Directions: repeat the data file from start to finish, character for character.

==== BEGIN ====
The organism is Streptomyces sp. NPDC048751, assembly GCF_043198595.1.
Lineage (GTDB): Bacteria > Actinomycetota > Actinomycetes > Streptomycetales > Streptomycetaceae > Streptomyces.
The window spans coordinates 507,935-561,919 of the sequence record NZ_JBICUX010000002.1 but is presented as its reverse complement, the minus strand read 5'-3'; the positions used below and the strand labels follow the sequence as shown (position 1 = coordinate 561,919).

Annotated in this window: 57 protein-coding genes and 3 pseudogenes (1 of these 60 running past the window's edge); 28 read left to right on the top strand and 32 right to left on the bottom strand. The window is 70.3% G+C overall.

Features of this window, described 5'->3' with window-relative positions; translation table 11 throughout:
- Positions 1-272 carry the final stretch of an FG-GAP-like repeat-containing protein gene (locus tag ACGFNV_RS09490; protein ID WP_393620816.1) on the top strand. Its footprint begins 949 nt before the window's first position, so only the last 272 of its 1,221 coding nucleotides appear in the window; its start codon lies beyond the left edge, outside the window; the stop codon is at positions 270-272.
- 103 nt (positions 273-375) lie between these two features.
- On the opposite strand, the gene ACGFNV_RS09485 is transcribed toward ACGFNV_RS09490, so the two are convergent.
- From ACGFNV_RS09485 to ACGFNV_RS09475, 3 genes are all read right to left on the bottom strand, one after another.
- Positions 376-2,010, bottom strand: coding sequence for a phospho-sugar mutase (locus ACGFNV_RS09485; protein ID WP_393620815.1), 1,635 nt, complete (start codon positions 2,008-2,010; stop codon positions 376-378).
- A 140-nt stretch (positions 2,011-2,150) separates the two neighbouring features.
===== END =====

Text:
The organism is Streptomyces sp. NPDC048751, assembly GCF_043198595.1.
Lineage (GTDB): Bacteria > Actinomycetota > Actinomycetes > Streptomycetales > Streptomycetaceae > Streptomyces.
The window spans coordinates 507,935-561,919 of the sequence record NZ_JBICUX010000002.1 but is presented as its reverse complement, the minus strand read 5'-3'; the positions used below and the strand labels follow the sequence as shown (position 1 = coordinate 561,919).

Annotated in this window: 57 protein-coding genes and 3 pseudogenes (1 of these 60 running past the window's edge); 28 read left to right on the top strand and 32 right to left on the bottom strand. The window is 70.3% G+C overall.

Features of this window, described 5'->3' with window-relative positions; translation table 11 throughout:
- Positions 1-272 carry the final stretch of an FG-GAP-like repeat-containing protein gene (locus tag ACGFNV_RS09490; protein ID WP_393620816.1) on the top strand. Its footprint begins 949 nt before the window's first position, so only the last 272 of its 1,221 coding nucleotides appear in the window; its start codon lies beyond the left edge, outside the window; the stop codon is at positions 270-272.
- 103 nt (positions 273-375) lie between these two features.
- On the opposite strand, the gene ACGFNV_RS09485 is transcribed toward ACGFNV_RS09490, so the two are convergent.
- From ACGFNV_RS09485 to ACGFNV_RS09475, 3 genes are all read right to left on the bottom strand, one after another.
- Positions 376-2,010, bottom strand: coding sequence for a phospho-sugar mutase (locus ACGFNV_RS09485; protein ID WP_393620815.1), 1,635 nt, complete (start codon positions 2,008-2,010; stop codon positions 376-378).
- A 140-nt stretch (positions 2,011-2,150) separates the two neighbouring features.